In public remarks on Sept. 16, Attorney General William Barr strongly asserted that on matters of federal prosecution, he is in charge. “What exactly am I interfering with?” he asked, alluding to complaints he improperly intervened in a handful of high-profile cases. “Under the law, all prosecutorial power is invested in the attorney general.”
Is Barr correct? Does the position of U.S. attorney general carry unlimited legal authority to make those decisions?
Nearly 185 years ago, French sociologist and political theorist Alexis de Tocqueville, who traveled the United States in the early 1830s, observed: “There is hardly any political question in the United States that sooner or later does not turn into a judicial question.”
At the center of that intersection is the attorney general of the United States, who has roughly 108,000 employees and a budget of nearly $30 billion under his control. By far, he runs the largest law firm in the world, overseeing the nation’s 93 U.S. attorneys and other counsel employed by the U.S., as well as the administration and operation of all Department of Justice (DOJ) entities, including the FBI, Drug Enforcement Agency, Bureau of Prisons and U.S. Marshals Service.
Congress established the Office of Attorney General as a part-time, one-person shop with the Judiciary Act of 1789, which provided for the appointment of a person “learned in the law, to act as Attorney General for the United States … (to) prosecute and conduct all suits in the Supreme Court in which the United States shall be concerned” and to provide legal counsel, when requested, to the president and department heads. The office existed under that title until 1870, when Congress created the Department of Justice.
As a presidential appointee subject to U.S. Senate confirmation, the attorney general serves as a political officer while discharging a range of criminal and civil legal responsibilities. Historically, that role has given rise to tension between political and legal duties. Attorney General Edward Bates, who served under President Abraham Lincoln in the 1860s, once said: “The office I hold is … strictly legal; and it is my duty, above all other ministers of State to uphold the Law and to resist all encroachments, from whatever quarter, of mere will and power.”
President Andrew Jackson expressed a different attitude. According to a comprehensive American Enterprise Institute report on the role of the attorney general, Jackson was quoted as saying to his attorney general during the controversy over a national bank in the 1830s, “Sir, you must find a law authorizing the act or I will appoint an Attorney General who will.” In a more recent example, two years ago President Donald Trump fired AG Jeff Sessions after voicing repeated complaints about his performance, including his recusal from the Russian probe.
In 1940, then-Attorney General Robert Jackson, later a U.S. Supreme Court justice and chief U.S. prosecutor at the Nuremberg trials in Germany, delivered an address tilted “The Federal Prosecutor,” which is often cited as timeless advice for attorneys general and other prosecutors. “The prosecutor has more control over life, liberty and reputation than any other person in America,” Jackson said. “His discretion is tremendous.”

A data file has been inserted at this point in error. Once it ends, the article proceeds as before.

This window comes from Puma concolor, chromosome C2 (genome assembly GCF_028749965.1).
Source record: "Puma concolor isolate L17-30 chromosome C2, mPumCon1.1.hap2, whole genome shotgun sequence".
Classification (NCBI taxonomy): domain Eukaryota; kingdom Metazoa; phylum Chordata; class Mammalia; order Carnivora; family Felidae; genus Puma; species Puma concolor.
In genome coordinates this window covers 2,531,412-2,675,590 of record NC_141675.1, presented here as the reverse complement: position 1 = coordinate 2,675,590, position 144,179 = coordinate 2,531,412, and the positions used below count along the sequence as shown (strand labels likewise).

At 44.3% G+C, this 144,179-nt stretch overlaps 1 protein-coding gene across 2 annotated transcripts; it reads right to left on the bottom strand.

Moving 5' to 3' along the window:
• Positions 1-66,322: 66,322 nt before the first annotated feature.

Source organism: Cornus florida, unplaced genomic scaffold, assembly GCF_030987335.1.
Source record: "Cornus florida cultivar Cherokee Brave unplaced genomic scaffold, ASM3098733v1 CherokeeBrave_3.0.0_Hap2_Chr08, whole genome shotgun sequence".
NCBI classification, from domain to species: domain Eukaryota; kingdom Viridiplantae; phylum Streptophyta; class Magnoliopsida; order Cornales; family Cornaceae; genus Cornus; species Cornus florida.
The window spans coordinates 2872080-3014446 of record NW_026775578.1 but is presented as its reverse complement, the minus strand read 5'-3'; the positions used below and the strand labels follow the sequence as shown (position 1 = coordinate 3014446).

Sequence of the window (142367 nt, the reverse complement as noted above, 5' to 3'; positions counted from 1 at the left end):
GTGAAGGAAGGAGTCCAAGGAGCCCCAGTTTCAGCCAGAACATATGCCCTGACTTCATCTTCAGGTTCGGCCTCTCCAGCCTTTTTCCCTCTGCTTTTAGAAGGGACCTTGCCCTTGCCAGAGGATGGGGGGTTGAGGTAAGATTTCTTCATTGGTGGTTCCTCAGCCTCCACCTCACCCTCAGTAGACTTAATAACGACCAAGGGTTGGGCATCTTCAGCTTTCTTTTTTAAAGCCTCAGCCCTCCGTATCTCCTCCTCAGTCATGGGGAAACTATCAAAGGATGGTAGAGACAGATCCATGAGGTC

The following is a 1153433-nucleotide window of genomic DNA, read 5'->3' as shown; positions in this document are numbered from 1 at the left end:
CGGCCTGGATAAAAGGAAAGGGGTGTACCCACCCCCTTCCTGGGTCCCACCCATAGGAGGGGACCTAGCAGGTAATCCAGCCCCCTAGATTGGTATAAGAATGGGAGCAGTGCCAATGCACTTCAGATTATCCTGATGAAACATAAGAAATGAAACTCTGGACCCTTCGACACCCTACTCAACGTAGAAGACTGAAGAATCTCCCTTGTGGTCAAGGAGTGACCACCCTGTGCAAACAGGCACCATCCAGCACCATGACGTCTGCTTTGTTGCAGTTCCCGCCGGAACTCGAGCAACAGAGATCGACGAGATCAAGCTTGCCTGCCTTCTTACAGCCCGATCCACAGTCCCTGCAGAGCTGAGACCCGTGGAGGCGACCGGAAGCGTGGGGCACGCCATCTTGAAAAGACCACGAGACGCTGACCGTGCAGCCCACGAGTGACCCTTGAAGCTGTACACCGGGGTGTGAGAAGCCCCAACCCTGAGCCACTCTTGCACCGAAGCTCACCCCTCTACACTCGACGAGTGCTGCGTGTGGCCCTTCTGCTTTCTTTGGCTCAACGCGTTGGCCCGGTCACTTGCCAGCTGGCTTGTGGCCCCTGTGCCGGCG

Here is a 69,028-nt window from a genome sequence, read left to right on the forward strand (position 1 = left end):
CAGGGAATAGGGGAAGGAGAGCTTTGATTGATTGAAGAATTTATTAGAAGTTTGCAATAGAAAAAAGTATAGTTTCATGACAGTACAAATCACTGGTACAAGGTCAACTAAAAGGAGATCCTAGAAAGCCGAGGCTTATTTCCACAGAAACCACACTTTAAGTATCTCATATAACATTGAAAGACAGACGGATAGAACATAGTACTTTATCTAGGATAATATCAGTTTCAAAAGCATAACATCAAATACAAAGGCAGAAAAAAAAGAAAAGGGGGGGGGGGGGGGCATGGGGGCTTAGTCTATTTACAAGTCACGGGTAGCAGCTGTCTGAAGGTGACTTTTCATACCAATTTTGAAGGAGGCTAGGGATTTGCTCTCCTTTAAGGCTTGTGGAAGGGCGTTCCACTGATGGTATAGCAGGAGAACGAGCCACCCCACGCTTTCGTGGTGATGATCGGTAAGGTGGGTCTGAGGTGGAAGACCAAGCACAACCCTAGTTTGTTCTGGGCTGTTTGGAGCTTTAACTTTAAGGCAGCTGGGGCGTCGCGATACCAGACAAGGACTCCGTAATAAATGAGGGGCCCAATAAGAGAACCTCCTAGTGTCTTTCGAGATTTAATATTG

Past U.S. Supreme Court rulings have focused on the authority of the AG, rather than the duties of the office. In 1888, for example, in United States v. San Jacinto Tin Co., the court upheld the AG’s authority to intervene in a land case involving U.S. interests. “We are not insensible to the enormous power and its capacity for evil thus reposed in (the Justice Department),” the court said, adding: “It has often been said that the fact that the exercise of power may be abused is no sufficient reason for denying its existence, and if restrictions are to be placed upon the exercise of this authority … it is for the legislative body (Congress) which created the office to enact them.”
Whether that authority can be subject to judicial review is a central issue in the ongoing case involving former White House national security adviser Michael Flynn, who sought to withdraw a 2017 guilty plea for lying to the FBI about contacts with Russians as an adviser to Trump prior to inauguration. In May, the DOJ moved to drop Flynn’s prosecution, and the presiding federal district judge appointed a retired federal judge as amicus curiae, or friend-of-the-court, to oppose the government’s motion. Flynn’s lawyers subsequently sought a writ of mandamus, or order, from the U.S. Circuit Court of Appeals for the District of Columbia to stop the proceedings. While a three-judge panel ordered the case dismissed, the full court later reversed the decision and sent the case back to the district court.
In his amicus filing the retired judge characterized DOJ’s action as a “corrupt and politically motivated favor." At a hearing on Sept. 28 in district court, DOJ officials rejected that assessment, and have said Flynn’s interview by the FBI “was unjustified,” so his lies were immaterial to any crime.
The attorney general, like other prosecutors, would still have to counter any challenges by defendants in court that their prosecution has a discriminatory purpose or effect under the post-Civil War 14th Amendment giving all persons “equal justice of the laws.” The burden to prove selective prosecution falls upon the defendant.
In his Sept. 16 remarks, Attorney General Barr said he has intervened because he believes DOJ has too many overzealous prosecutors. “Letting the most junior members set the agenda might be a good philosophy for a Montessori preschool, but it is no way to run a federal agency,” he said. Putting the validity of that statement aside, based on long-ago Supreme Court decisions and statutory law, Barr has an argument for asserting that “all prosecutorial power” rests with him. However, his decisions could be subject to court challenge.Posted 10/12/2020